FUT removes a high concentrated number of FU from a relatively small area and they are removed still in their natural state of high density on the strip; 4000 grafts in one procedure is an achievable number in the majority of candidates unless the donor density or laxity is particularly weak. For long term planning and high NW stages FUT makes it easier to plan and cover with a good density the largest surface area possible. FUT does have the disadvantage of leaving a linear scar so more visible signs a surgical procedure has been carried out but the advantage of being able to move a greater number of FU either in one procedure or multiple procedures compared to FUE and still sustain a similar density as before in the donor.

Conclusion, the advent of FUE means no need to be left with a linear scar for a relatively small amount of grafts placed so from a cosmetic angle it allows the patient to have an HT with little to no obvious signs that a HT has been performed. FUE due to the technical demands of the procedure being labour and time intensive as well as the medical healing and yield concerns is better suited to smaller sessions for the majority of hair loss sufferers. If the pattern of baldness is high and the goal is to cover a large surface area with a natural looking density then FUT would be the sensible and obvious choice to achieve the best result for the candidate.

The combination of both techniques can be utilised to ensure the original scar quality healing is maintained and using FUE to maximise the donor extraction zone, whilst still allowing the potential for future surgery using both techniques if need be. Combining the two techniques allows the best attributes of both to be used, maximum movement of grafts and opens the donor zone, concentrated high number of grafts from FUT and harvesting outside the traditional safe zone with FUE. What has to be remembered though is with either technique they are both scalp/hair characteristic changing in their own way, hair is being removed and there will always be a consequence to this, be it loss of density or laxity or scarring.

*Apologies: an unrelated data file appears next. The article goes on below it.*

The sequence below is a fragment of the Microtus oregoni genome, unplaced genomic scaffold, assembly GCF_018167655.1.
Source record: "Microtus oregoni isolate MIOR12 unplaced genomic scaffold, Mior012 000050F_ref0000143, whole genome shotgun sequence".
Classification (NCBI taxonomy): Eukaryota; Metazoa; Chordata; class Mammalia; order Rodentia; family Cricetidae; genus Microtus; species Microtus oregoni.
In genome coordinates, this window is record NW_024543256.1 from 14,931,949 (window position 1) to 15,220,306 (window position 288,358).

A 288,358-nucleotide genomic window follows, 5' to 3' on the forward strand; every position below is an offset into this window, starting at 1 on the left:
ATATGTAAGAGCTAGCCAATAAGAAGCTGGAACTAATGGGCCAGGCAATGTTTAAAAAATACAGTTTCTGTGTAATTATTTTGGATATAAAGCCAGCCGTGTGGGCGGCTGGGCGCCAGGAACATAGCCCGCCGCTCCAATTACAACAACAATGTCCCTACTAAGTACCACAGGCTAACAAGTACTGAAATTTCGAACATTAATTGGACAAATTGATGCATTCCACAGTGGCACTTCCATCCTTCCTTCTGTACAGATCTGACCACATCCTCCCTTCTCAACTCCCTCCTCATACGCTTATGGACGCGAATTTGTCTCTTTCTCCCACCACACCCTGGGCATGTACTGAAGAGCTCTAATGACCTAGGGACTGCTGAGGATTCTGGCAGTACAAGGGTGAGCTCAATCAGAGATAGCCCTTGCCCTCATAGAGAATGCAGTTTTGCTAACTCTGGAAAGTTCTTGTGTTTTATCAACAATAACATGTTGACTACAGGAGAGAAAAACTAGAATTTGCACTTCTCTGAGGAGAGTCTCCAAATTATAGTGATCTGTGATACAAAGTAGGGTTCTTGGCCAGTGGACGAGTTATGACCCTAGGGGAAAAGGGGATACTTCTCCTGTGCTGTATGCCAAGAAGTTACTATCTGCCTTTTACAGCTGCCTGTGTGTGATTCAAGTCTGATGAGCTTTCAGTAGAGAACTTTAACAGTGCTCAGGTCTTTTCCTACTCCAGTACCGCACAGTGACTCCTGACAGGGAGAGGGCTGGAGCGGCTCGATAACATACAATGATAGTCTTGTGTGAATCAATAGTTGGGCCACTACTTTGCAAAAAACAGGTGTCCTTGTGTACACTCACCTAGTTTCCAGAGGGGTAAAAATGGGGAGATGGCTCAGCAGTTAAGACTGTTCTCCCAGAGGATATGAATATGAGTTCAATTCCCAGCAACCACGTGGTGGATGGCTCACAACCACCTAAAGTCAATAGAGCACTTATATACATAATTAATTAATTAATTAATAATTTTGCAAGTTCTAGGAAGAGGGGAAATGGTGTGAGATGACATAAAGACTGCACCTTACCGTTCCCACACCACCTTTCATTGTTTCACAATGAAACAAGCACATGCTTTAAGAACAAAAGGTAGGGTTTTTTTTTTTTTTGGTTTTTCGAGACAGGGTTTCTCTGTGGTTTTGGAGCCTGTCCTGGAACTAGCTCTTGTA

#2

Donor supply is king. The only way to maximize donor supply is to do strip and then followed by fue. There s no other way around that.


#3

It just goes to show that neither fue or fut is perfect and even using both can’t always solve the problem for everyone. This is why we need to perfect body hair transplant or better yet come up with something that really truly works for everyone.


#4

» (For the sake of this topic we assume that both techniques are performed
» competently)

I don’t think you can assume away the problem inherent with strip. That a doctor performs strip competently and correctly doesn’t mean that inherent problems with the technique will disappear automatically. The trauma to the donor, widening of the strip scar, higher risk of donor complications just to name a few, whether the doctor performs the surgery competently or not these risks will always be there.